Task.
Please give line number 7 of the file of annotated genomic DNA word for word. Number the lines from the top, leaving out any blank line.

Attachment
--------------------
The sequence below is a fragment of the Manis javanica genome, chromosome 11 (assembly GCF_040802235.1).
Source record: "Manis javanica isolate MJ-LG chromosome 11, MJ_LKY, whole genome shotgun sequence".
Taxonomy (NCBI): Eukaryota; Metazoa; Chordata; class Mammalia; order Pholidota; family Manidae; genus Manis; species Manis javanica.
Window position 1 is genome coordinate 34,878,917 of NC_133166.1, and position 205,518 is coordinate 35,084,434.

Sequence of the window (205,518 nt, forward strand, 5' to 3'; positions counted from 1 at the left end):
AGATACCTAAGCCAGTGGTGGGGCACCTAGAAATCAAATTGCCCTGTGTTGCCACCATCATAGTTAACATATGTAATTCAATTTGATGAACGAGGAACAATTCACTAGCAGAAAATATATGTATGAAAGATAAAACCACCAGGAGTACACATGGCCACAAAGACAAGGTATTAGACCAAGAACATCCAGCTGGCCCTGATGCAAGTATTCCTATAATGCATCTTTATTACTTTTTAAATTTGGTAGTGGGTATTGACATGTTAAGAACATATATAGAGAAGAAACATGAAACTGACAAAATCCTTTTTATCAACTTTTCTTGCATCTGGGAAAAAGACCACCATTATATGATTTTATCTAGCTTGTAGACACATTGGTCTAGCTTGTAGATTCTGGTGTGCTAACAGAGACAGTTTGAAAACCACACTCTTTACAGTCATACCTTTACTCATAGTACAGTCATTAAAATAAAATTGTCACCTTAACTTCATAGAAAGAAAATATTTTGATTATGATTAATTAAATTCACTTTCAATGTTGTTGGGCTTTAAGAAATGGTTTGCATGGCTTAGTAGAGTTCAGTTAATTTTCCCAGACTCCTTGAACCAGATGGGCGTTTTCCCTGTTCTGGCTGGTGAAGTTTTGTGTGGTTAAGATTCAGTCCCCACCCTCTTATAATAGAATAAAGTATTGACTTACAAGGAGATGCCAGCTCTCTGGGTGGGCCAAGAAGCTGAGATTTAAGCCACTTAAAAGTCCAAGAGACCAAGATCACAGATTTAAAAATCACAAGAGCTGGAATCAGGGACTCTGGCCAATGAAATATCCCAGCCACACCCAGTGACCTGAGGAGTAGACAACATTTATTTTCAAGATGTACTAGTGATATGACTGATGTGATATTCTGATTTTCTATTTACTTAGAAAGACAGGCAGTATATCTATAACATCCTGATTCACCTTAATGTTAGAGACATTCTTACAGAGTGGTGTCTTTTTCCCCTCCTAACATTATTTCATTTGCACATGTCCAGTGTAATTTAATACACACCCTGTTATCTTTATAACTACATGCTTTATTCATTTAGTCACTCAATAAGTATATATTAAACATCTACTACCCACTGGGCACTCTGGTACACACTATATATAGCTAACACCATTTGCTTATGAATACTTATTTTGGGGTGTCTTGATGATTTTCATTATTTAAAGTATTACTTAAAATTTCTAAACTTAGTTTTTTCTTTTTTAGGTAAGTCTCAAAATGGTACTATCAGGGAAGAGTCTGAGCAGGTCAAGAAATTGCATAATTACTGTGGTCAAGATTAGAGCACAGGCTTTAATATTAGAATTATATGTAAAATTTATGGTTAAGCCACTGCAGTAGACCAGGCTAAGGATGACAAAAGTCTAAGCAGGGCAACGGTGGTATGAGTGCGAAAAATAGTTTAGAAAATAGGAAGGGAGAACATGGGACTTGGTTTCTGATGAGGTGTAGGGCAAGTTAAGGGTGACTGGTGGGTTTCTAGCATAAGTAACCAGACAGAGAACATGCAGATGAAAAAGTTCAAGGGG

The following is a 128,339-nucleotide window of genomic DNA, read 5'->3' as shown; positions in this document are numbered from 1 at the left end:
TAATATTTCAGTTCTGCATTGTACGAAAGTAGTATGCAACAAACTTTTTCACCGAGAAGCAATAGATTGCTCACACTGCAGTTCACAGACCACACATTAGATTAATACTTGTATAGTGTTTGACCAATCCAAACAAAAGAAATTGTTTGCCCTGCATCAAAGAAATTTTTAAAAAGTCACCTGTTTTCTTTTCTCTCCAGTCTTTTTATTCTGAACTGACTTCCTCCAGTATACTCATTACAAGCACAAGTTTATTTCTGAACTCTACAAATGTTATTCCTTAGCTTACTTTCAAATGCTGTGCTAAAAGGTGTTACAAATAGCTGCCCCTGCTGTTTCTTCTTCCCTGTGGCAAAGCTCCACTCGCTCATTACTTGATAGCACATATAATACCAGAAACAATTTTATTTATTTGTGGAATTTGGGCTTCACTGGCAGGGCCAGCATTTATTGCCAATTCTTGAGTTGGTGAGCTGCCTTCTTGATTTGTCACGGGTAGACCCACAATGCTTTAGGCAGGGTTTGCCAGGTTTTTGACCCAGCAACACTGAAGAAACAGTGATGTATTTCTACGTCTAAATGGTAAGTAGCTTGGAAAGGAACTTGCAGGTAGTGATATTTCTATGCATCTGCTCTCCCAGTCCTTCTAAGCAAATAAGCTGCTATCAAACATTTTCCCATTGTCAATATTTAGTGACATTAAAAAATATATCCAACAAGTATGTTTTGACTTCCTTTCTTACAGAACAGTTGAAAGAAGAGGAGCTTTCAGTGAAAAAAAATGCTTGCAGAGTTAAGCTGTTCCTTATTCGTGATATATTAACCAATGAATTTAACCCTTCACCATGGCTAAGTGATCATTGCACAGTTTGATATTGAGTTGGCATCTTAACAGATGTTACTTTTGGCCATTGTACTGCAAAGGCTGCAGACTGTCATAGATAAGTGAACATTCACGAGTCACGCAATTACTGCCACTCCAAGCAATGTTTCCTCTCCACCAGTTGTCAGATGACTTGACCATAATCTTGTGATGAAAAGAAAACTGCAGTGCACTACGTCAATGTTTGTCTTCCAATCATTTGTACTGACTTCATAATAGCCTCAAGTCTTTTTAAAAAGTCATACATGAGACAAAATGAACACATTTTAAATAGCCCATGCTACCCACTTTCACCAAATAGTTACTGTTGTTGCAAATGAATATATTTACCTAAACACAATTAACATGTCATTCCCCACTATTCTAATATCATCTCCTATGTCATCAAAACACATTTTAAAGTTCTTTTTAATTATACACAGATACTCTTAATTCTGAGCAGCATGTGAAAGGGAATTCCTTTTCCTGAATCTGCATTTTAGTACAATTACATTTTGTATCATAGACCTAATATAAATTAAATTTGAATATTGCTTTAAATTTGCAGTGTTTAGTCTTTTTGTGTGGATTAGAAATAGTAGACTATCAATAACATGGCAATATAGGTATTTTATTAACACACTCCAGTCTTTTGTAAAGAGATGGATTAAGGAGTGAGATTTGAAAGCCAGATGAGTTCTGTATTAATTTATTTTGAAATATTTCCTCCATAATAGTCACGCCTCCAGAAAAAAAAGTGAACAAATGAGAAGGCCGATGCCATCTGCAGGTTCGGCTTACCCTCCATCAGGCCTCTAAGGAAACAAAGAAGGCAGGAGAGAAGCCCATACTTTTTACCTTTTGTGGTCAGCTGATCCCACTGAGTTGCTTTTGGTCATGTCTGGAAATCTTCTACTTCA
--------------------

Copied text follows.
The following is a 128,339-nucleotide window of genomic DNA, read 5'->3' as shown; positions in this document are numbered from 1 at the left end: